Wednesday, July 19, 2006

Fourth shipment this year reaches the hospital.

I got confirmation from the hospital that the latest shipment, the fourth so far this year, reached them safely on Monday July 17th. This latest shipment contained 30 50-mg vials of doxorubicin and 40 2mg vials of vincristine.

The hospital also got a shipment this month of drugs from Kimadia (the government agency responsible for supplying them with drugs) that included 540 10-mg vials of doxorubicin. The hospital's calculated annual need for doxorubicin, what they requested from Kimadia at the start of the year, is 4000 50-mg vials and 3000 10-mg vials. The entire supply received from Kimadia, all 540 vials, has already been dispensed to patients. The meager amount in the shipment I sent will no doubt be also exhausted before my next shipment reaches them.

Doxorubicin is only one of many drugs in desperately short supply at the hospital. The hospital's calculated annual need for vincristine is 7500 1-mg vials and 250 5-mg vials. None has yet been furnished by Kimadia this year. The meager amount I managed to send will no doubt be exhausted before a month is out.

I remain resolved to do what I can. I remain frustrated that I am so unsuccessful in attracting others to assist this project.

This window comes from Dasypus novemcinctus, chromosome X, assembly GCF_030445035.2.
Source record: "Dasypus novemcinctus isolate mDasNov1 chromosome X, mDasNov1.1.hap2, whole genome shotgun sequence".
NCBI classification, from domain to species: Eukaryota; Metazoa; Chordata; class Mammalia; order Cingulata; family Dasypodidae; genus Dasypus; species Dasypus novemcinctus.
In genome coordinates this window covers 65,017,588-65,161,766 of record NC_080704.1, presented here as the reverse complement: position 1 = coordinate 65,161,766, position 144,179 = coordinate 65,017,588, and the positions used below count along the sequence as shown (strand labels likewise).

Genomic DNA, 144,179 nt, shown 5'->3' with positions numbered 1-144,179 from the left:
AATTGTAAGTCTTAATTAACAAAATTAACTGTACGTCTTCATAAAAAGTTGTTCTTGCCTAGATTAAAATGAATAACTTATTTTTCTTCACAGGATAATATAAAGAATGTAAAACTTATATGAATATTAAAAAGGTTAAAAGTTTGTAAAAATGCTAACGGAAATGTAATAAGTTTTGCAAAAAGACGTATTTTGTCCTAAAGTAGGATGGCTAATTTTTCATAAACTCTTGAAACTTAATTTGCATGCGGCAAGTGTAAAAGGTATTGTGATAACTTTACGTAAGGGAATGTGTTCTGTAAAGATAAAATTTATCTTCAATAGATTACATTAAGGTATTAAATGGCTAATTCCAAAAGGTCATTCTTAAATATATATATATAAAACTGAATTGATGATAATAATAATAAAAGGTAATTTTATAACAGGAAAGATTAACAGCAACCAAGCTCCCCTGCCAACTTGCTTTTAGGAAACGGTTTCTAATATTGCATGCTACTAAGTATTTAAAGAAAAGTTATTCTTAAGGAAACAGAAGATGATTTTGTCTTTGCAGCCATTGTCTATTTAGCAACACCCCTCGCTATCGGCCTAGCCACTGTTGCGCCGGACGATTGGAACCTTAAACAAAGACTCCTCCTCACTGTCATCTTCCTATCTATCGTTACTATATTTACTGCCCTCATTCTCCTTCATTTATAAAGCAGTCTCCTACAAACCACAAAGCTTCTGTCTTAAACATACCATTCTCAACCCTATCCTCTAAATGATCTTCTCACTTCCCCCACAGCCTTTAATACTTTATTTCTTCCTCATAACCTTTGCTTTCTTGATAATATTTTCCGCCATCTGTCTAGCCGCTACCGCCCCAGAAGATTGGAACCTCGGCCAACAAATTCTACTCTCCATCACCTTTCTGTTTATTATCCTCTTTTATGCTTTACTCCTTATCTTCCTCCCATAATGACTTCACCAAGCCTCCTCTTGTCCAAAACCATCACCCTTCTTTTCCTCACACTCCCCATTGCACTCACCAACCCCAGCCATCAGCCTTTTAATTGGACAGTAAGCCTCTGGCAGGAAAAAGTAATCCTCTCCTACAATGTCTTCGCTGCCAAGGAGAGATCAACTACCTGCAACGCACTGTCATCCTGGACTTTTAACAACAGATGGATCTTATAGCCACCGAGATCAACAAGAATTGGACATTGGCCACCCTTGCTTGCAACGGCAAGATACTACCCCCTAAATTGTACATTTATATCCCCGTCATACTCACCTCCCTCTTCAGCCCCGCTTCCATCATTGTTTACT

Blogger Lynnette in Minnesota said...


I understand from the commenter formerly known as Strykerdad that the military was involved in an early shipment of drugs to TT's hospital. Are they still inolved in any way?

What kind of oversight is there by the charities or others on site?

11:58 AM  
Blogger waldschrat said...

The only way to get the stuff there without damage from the heat is to make sure it goes by air all the way, and Mosul Airport is fortified by US troops. It was totally necessary to enlist the assistance of personnel at the airport, military or civilian I prefer not to say, and I did so. Establishing communications with them initially was more difficult than persuading them to help - presented with an opportunity to participate in a humanitarian project and save Iraqi lives, they were totally willing to help.

You should understand that any apparent cooperation of personnel at the hospital with US personnel at the airport might be construed by ignorant people as collaboration with the "enemy" and place their lives at risk.

The shipments arrive in insulated packages full of drugs and icepacks. The helpers at the airport grab the package almost before it is off the plane and whisk it to a refrigerator. Later they repack it with fresh icepacks and hand it off at the gate to an Iraqi ambulance arranged by the hospital which delivers it to the hospital.

The drugs are unpacked at the hospital and stored in a refrigerator in a locked room. The refrigerator is served by the hospital's generator which is quite reliable. A log book is kept and two signatures are required for drugs withdrawn from the refrigerator (the prescribing doctor's signature and a second doctor's authorizing signature).

There is no such thing as a foolproof system, but this system is reasonable and businesslike and designed to ensure that the drugs get where they are intended to go and are used as they are intended to be used, to help the patients and save lives.